Baldwyn slumped into the royal blue wingback chair and eyed her with suspicion.
“What are these important family matters, Grandmother? Please. I wish to be enlightened.”
“Your tone says otherwise, Baldwyn. Remember to whom you are speaking.” She was seething now. He had pressed her too far.
“Of course, Grandmother. I apologize. Please, continue.”
The dowager lifted her head and glowered down her aristocratic nose at him. Again her steel blue gaze sliced right through him, sending a sudden chill stampeding down his spine. He took the cup of tea offered by the maid and sipped, hoping to cover his momentary lapse in ducal composure.
“I have wonderful news for you.” That was debatable. “I have arranged a betrothal.”
The tea turned to sludge in his throat and he choked, spewing the mouthful he had just drawn from the cup all over the table before him. He glanced up in time to see the fresh brew dripping from the dowager duchess’s chin.
Her stoic glower told him all he needed to know. Death awaited him.
The maid was at the old woman’s side in an instant, fear radiating from her crisp green eyes as she dabbed at the duchess’s tea-bathed face. Baldwyn rose to offer his aid, but his grandmother’s hand shot up, freezing him in place.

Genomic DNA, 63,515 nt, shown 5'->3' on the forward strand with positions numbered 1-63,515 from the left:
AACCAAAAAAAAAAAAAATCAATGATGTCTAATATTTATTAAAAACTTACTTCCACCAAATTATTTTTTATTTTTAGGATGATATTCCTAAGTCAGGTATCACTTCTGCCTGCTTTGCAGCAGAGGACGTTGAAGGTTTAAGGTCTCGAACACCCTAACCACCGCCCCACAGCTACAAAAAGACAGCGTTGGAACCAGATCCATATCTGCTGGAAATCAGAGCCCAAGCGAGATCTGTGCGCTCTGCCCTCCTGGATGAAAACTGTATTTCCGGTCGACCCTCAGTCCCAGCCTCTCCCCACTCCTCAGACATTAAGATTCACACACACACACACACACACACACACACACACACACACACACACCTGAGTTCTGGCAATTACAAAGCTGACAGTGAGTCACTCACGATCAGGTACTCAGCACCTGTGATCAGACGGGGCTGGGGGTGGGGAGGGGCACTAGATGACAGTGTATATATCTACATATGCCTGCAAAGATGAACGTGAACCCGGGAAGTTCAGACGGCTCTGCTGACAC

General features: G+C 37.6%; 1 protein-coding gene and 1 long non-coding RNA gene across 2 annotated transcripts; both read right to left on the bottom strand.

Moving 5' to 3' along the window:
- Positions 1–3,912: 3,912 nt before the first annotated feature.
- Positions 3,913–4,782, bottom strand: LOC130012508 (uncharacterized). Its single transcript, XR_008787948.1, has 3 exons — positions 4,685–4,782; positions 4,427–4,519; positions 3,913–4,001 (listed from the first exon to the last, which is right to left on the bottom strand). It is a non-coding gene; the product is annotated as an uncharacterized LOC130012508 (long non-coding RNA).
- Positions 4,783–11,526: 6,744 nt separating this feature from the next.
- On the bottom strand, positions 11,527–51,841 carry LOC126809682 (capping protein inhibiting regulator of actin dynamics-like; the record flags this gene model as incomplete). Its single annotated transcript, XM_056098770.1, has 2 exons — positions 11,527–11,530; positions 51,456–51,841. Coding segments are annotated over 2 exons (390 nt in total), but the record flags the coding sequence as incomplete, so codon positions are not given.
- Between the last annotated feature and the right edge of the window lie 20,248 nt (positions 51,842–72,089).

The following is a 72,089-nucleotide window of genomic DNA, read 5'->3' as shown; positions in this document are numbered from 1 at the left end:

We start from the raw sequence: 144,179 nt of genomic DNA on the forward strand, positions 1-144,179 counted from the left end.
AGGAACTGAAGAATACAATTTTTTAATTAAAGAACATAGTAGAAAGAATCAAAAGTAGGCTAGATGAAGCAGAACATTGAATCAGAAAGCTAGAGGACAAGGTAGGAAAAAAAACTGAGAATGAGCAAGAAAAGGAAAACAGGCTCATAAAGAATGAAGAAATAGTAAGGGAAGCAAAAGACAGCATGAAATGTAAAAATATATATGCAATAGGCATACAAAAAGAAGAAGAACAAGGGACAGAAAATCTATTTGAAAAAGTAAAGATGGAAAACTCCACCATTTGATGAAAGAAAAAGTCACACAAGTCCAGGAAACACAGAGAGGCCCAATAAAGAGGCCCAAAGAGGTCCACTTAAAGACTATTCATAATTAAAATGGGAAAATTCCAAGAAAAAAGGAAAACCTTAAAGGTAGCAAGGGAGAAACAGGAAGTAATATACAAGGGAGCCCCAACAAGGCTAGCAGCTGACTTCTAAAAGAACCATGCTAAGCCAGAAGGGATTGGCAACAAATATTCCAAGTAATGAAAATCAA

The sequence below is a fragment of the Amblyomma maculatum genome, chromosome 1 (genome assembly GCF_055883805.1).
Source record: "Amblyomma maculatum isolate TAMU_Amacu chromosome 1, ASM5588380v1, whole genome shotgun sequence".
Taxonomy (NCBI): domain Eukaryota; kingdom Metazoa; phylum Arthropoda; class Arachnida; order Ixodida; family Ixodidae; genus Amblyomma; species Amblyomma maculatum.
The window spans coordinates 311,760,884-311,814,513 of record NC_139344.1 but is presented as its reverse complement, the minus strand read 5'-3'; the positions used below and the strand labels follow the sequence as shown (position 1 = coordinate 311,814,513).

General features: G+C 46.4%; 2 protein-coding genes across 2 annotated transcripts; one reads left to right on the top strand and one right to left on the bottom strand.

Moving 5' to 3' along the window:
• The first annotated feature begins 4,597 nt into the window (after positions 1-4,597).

“Sit down, Baldwyn. We shall complete the business at hand.” She wrenched the linen cloth from the maid’s hands and swatted her away. As she continued, she patted her forehead, cheeks, chin, and neck with the cloth.
“As I was saying…I have arranged a betrothal contract between you and the daughter of Lord Marks.”
Baldwyn’s blood curdled in his veins. Shock held him prisoner where he was, tying his tongue until finally he forced out, “Betrothal! You’ve gone mad!”
“I said, ‘Sit down’.” Her gaze leveled on him once more, compelling him to his seat.